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Cardinal Dolan accuses Trump of ‘stoking the flames’ in Capitol violence

Cardinal Dolan accuses Trump of ‘stoking the flames’ in Capitol violence

NEW YORK — In his first comments since President Donald Trump supporters stormed the Capitol Building in protest of the 2020 election this past Wednesday, Cardinal Timothy Dolan, Archbishop of New York, condemned the president for instigating the behavior.

“It all seemed to be exacerbated by the fact that the man who should be a voice of reason and encouraging us to law and order and civility and unity, namely the president, seemed to be the one who was stoking these flames,” Dolan said in a video posted to his Twitter account Sunday.

According to the video, Dolan had just gotten back from a retreat where he was “secluded from the tumultuous events of this last week.”

Dolan, towards the end of the video, also condemned the voices driving the country apart.

“We’ve got a lot of voices in the country today and a lot of them are less than helpful. A lot of them are know it all’s who are screaming and yelling and telling us what we need to do and I’m afraid they’re pouring Kerosene on the fire of violence and fracture, ominous clouds we’ve got in our beloved country,” Dolan said. “Maybe there’s too many voices out there and maybe we need to listen to God the Father.”

As a new week gets underway, fallout from the protest-turned-riot continues.

In a letter to Democratic colleagues that made its way around the internet Sunday night, Speaker of the House Nancy Pelosi outlines the effort that will take place this week to remove Trump from office with nine days left of his term.

According to the letter, Vice President Mike Pence will be called on to evoke the 25th Amendment, which would declare the president incapable of executing his duties and remove him from office. Pence would then takeover for the remainder of the term.

If that doesn’t happen, Pelosi and House Democrats will bring impeachment legislation to the floor – a move many House Republicans have publicly stated they fear will only worsen the divisions in the country with so little time left in Trump’s presidency.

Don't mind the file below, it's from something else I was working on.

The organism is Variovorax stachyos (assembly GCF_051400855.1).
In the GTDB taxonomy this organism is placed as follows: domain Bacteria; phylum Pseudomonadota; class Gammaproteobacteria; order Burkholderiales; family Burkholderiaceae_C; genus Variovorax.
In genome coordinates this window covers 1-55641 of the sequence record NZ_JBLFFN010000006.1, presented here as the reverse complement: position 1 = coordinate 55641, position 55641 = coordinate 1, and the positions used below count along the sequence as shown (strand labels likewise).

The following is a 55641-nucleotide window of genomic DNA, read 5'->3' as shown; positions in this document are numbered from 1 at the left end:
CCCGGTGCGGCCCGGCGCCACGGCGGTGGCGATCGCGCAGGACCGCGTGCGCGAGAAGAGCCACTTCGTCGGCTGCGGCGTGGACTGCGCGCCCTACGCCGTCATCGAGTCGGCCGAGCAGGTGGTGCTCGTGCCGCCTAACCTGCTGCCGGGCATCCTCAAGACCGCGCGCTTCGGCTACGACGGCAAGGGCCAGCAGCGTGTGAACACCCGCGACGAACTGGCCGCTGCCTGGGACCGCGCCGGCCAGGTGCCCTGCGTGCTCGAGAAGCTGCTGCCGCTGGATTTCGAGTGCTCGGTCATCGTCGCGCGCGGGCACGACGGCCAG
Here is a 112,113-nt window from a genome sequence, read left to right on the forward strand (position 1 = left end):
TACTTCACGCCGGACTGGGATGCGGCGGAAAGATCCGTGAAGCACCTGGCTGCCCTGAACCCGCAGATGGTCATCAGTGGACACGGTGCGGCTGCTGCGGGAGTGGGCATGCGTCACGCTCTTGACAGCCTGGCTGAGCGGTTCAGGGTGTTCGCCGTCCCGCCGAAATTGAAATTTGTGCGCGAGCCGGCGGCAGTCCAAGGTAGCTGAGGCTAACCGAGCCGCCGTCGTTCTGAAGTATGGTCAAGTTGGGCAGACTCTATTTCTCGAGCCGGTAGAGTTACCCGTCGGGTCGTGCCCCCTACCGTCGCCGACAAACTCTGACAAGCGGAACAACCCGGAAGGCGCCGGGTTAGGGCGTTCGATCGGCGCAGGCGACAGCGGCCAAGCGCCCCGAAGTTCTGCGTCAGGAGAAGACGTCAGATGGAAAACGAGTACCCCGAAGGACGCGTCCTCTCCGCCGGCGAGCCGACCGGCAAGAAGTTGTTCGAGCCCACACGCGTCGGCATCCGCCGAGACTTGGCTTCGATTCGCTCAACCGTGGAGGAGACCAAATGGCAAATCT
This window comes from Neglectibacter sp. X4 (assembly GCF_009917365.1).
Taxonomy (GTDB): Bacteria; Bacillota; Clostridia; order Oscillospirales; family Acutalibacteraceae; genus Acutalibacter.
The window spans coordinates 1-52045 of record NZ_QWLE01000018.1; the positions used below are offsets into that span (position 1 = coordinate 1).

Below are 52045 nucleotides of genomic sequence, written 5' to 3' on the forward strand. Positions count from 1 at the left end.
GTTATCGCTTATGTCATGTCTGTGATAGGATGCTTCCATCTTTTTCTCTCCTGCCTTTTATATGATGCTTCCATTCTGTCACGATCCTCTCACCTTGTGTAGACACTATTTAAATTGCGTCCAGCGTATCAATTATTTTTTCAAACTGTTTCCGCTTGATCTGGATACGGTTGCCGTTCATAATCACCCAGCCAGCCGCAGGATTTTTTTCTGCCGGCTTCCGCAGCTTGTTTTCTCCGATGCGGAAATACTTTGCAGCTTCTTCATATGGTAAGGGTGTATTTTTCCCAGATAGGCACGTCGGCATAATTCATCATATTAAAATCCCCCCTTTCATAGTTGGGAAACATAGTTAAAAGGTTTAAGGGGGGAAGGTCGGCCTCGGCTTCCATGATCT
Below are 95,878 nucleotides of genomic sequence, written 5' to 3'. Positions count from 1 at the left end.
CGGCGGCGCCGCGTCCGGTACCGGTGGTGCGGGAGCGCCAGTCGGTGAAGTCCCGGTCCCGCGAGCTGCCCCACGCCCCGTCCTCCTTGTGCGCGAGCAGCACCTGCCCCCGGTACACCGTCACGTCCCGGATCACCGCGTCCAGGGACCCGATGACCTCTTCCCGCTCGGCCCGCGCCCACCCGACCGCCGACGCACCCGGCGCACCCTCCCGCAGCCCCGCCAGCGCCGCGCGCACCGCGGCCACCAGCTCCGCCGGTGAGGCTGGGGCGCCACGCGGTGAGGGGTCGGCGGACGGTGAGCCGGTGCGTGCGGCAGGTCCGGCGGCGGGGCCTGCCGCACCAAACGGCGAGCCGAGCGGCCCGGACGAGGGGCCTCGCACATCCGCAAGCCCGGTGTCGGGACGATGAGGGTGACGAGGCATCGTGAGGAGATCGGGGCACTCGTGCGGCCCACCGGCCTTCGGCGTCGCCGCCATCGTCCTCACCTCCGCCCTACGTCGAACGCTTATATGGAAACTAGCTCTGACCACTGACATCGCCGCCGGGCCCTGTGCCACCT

Law enforcement officials also continue the search for people that took part in storming the Capitol. So far, the man pictured at Nancy Pelosi’s desk; and the shirtless man wearing a fur hat with horns and face paint are among the more than 80 arrested.

On Sunday, police officers lined up along a Washington D.C. street during the procession for fallen Capitol Police Officer Brian Sicknick, who died from injuries sustained during the riots.

He was one of five that died at the Capitol on Wednesday. Ashli Babbitt, of Huntington, Maryland died of a gunshot wound. The Washington D.C. Police Department attributed the other three deaths to medical emergencies: Rosanne Boyland, 34, of Kennesaw, Ga.; Kevin Greeson, 55, of Athens, Ala.; and Benjamin Phillips, 50, of Ringtown, Penn.

Bishop Michael Olson of Fort Worth on Sunday condemned the violence.

“Any questions concerning ballot integrity in an electoral process must be resolved in a lawful and peaceful manner with due process, and transparency must not be ignored. Rioting is not the way to resolve these concerns,” Olson said.

“This is true today after the outrageous violence at the Capitol on January 6 and it was true last summer during the violent and destructive riots throughout many cities in our country,” he continued.

“It is required of us to live by rightful authority for the sake of justice and love. We also have the obligation to hold those entrusted with this rightful authority to be accountable in accord with justice and love. The law is required for the just and loving treatment of my neighbor, especially my neighbor who is the weakest and most vulnerable,” the bishop said.

Follow John Lavenburg on Twitter: @johnlavenburg

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